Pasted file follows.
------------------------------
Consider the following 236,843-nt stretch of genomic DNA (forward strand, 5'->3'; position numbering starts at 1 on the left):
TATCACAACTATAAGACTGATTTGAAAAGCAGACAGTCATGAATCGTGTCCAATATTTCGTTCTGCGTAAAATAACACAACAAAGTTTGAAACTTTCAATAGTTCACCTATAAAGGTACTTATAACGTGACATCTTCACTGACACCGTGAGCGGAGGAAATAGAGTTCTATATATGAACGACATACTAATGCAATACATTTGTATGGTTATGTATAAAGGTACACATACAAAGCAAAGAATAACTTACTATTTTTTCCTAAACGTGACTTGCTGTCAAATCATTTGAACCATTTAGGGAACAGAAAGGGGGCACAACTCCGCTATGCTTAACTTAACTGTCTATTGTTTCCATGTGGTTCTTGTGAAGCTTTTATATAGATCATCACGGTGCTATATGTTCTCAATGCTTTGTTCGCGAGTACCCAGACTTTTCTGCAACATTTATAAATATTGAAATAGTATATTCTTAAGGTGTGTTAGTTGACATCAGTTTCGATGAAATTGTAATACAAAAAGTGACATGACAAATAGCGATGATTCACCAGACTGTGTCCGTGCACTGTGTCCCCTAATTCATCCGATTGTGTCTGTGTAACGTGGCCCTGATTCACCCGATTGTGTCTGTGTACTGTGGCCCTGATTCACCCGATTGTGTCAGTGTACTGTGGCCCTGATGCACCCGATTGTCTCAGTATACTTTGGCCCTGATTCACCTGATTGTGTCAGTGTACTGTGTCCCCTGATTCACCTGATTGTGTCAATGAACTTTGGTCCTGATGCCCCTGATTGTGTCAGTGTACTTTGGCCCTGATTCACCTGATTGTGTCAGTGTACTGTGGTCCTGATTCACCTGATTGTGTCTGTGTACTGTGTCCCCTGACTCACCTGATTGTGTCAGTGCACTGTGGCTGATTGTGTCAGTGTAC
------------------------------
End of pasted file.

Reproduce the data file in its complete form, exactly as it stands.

Consider the following 236,843-nt stretch of genomic DNA (forward strand, 5'->3'; position numbering starts at 1 on the left):
TATCACAACTATAAGACTGATTTGAAAAGCAGACAGTCATGAATCGTGTCCAATATTTCGTTCTGCGTAAAATAACACAACAAAGTTTGAAACTTTCAATAGTTCACCTATAAAGGTACTTATAACGTGACATCTTCACTGACACCGTGAGCGGAGGAAATAGAGTTCTATATATGAACGACATACTAATGCAATACATTTGTATGGTTATGTATAAAGGTACACATACAAAGCAAAGAATAACTTACTATTTTTTCCTAAACGTGACTTGCTGTCAAATCATTTGAACCATTTAGGGAACAGAAAGGGGGCACAACTCCGCTATGCTTAACTTAACTGTCTATTGTTTCCATGTGGTTCTTGTGAAGCTTTTATATAGATCATCACGGTGCTATATGTTCTCAATGCTTTGTTCGCGAGTACCCAGACTTTTCTGCAACATTTATAAATATTGAAATAGTATATTCTTAAGGTGTGTTAGTTGACATCAGTTTCGATGAAATTGTAATACAAAAAGTGACATGACAAATAGCGATGATTCACCAGACTGTGTCCGTGCACTGTGTCCCCTAATTCATCCGATTGTGTCTGTGTAACGTGGCCCTGATTCACCCGATTGTGTCTGTGTACTGTGGCCCTGATTCACCCGATTGTGTCAGTGTACTGTGGCCCTGATGCACCCGATTGTCTCAGTATACTTTGGCCCTGATTCACCTGATTGTGTCAGTGTACTGTGTCCCCTGATTCACCTGATTGTGTCAATGAACTTTGGTCCTGATGCCCCTGATTGTGTCAGTGTACTTTGGCCCTGATTCACCTGATTGTGTCAGTGTACTGTGGTCCTGATTCACCTGATTGTGTCTGTGTACTGTGTCCCCTGACTCACCTGATTGTGTCAGTGCACTGTGGCTGATTGTGTCAGTGTAC